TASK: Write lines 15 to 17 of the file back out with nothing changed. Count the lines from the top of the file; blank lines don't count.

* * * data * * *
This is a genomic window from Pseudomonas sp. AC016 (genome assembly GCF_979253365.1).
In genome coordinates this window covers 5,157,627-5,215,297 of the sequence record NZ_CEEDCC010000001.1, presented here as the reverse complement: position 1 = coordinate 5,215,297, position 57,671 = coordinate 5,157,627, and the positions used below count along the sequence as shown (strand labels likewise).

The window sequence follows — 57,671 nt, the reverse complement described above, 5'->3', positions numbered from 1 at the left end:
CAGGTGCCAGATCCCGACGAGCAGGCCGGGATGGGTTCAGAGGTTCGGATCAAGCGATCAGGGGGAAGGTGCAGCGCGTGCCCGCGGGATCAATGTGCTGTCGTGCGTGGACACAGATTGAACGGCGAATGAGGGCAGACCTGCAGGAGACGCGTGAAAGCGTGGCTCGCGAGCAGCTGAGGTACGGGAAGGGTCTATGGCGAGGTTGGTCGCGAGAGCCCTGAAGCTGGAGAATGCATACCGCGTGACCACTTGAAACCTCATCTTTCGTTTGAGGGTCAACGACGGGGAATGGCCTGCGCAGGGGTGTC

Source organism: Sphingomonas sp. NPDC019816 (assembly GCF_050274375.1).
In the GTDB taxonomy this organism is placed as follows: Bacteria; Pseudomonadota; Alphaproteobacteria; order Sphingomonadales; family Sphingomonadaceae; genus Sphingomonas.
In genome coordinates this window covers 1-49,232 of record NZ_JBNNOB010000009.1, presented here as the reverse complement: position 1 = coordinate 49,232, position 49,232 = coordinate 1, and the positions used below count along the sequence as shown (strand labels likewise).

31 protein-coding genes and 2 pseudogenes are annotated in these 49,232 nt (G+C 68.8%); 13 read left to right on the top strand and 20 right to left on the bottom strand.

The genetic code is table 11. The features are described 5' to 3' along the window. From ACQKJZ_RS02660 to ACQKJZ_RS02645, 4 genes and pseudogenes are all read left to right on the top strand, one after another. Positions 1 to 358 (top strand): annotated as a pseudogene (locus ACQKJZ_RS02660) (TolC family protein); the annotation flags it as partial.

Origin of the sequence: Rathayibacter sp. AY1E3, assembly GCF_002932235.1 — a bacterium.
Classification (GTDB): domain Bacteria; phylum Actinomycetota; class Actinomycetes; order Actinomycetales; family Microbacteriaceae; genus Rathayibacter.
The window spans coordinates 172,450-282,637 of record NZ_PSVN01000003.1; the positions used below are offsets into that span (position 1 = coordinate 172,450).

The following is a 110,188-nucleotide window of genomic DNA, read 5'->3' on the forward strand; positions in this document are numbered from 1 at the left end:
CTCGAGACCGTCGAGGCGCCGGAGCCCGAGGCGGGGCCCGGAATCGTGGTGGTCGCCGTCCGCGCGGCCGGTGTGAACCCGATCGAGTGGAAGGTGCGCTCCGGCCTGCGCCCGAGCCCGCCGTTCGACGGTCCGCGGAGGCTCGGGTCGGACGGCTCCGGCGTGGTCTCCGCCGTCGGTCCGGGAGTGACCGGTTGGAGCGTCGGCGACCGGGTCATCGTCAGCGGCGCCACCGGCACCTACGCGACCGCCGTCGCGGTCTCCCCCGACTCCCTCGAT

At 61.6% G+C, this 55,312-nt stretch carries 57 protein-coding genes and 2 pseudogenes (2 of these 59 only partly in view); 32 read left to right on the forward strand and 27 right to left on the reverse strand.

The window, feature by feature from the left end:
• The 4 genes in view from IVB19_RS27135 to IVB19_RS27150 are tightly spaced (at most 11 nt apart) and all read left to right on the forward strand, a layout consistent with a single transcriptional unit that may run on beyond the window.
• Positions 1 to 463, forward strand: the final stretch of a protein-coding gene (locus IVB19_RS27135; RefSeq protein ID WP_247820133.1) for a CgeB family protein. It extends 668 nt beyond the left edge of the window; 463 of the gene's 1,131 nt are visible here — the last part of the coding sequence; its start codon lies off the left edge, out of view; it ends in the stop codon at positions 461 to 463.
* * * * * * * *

At 61.6% G+C, this 55,312-nt stretch carries 57 protein-coding genes and 2 pseudogenes (2 of these 59 only partly in view); 32 read left to right on the forward strand and 27 right to left on the reverse strand.

The window, feature by feature from the left end:
• The 4 genes in view from IVB19_RS27135 to IVB19_RS27150 are tightly spaced (at most 11 nt apart) and all read left to right on the forward strand, a layout consistent with a single transcriptional unit that may run on beyond the window.